The Emotional Toll of Grief on Vet Staff
RUOK Day 2019 nearly upon us, but did you know that Veterinarians and Vet Nurses are more than 4 times more likely to commit suicide than the general population?
Mental health and suicide are not simple issues to understand and they can never be attributed to just one cause, and studies from the UK, the US and Australia have all pointed to a number of factors that influence the rates of mental health issues and suicide by vet staff.
These include dealing with the physical and emotional stress of patients and clients, the mental stress of reaching complex medical and clinical decisions on what is often incomplete information, financial stress (vets aren’t as well paid as many people think) and isolation, with many vets operating in single vet practices (or as the only vet on shift), and the exceptionally driven type of people who go study veterinary science with it’s more than 5 years of study requiring exceptionally high standards from the students.
But in addition to all these factors, there has been discussion in the last few years about what we are calling the Euthanasia Catch-22, and how that may be affecting the rates of suicide in the veterinary industry.
So, what is this Euthanasia Catch-22.
It’s no secret that despite vet staff’s best efforts, we see a lot of death. Every day veterinary staff are dealing with the pain and distress caused by needing to euthanise the loved family members of clients, and it takes its toll.
The emotional weight that vet staff are called on to deal with in these cases, attempting to console grieving and sometimes angry owners can have ongoing and severe impacts on their mental well-being
How do they cope with this?
Some don’t. They see euthanising pets as a failure, feeling that it is their job and their calling to save these precious family members, and they continue to feel this even though their ability to assist animals is often hampered by extremely understandable financial issues (the client just can’t afford the treatments required).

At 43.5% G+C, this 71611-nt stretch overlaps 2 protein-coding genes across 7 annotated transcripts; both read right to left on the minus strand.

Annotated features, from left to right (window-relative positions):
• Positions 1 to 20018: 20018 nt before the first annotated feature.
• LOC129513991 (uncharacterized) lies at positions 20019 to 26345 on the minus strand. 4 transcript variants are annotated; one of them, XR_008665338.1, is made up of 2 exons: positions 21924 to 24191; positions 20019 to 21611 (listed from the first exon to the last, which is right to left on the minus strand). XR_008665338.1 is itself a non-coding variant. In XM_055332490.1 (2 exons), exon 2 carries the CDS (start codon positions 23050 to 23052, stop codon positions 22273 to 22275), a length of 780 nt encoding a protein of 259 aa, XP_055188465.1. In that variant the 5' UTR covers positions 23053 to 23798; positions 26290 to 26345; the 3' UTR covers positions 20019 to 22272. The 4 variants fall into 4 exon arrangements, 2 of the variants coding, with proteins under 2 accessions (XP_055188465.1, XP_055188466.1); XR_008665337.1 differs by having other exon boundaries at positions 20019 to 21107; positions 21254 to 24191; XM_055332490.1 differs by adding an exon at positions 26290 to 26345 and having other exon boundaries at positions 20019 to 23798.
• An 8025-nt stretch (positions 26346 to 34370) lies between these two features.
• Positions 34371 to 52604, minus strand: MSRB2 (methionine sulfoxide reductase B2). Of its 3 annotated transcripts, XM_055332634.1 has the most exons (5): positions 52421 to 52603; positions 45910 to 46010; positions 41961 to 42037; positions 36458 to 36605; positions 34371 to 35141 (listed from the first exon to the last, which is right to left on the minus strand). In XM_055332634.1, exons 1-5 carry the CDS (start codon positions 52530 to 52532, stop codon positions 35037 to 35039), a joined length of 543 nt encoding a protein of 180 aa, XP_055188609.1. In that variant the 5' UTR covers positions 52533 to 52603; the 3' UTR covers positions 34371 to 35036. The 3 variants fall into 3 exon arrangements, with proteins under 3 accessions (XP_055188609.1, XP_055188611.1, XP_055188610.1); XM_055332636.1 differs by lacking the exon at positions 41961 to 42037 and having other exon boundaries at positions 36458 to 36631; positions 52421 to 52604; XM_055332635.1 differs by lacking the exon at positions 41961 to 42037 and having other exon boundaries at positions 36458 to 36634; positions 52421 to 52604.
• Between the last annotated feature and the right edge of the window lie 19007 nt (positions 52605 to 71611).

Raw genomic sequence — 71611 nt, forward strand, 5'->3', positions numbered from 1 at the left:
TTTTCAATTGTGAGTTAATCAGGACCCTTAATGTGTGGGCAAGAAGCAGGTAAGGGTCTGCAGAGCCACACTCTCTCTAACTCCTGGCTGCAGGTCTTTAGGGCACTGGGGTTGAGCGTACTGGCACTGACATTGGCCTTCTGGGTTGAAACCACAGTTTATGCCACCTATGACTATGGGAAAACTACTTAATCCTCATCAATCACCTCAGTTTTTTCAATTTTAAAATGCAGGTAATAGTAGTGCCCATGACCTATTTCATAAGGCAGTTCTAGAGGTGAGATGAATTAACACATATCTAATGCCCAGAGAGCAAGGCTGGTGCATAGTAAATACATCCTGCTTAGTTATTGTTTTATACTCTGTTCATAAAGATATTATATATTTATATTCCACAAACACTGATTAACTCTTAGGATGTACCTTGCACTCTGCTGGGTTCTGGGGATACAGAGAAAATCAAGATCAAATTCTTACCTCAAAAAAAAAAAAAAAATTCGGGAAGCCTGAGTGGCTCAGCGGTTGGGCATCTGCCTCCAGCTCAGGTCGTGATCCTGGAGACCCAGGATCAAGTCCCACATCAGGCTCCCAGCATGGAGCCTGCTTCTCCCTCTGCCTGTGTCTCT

Dealing with the grief and pain of being unable to save animals they often know and love becomes too much for many vet staff.
A recent survey conducted in Australia found that up to 37% of vets are considering leaving the industry within the next year, while over 40% of vets would not recommend the industry to graduates.
Over time, the emotional toll simply becomes to much, leading to burnout, compassion fatigue and depression.
But some vets take a different approach. Faced with severely unwell pets and clients who are often unable to pay for the expensive treatments required, and they see euthanasia as a way of relieving pain and suffering.
When there are no other options, they see euthanasia almost as a blessing which will stop the animal suffering, and ensure the client doesn’t have to go through the emotional rollercoaster of watching their loved pet slowly sicken and die.
But recent studies have shown that this approach may be just as dangerous to vets as the first, as it normalises death in the veterinarians minds, meaning vets come to see death as an escape from pain and suffering, which increases their likelihood of suicide.
And herein lies the Euthanasia Catch-22.
On one side vets who cannot emotionally detach suffer poor mental health outcomes, while vets who can emotionally detach see death as a normalised way of dealing with suffering and grief.
Either way the rates of mental health issues and suicide in veterinary staff continue to increase.
There are no easy solutions to this. While psychologists are investigating ways to help those in the veterinary industry, to date there are no real solutions to the issue of confronting grief on a daily basis.
At the moment the best we can do is to come together, support each other, and remember to ask “RUOK?”.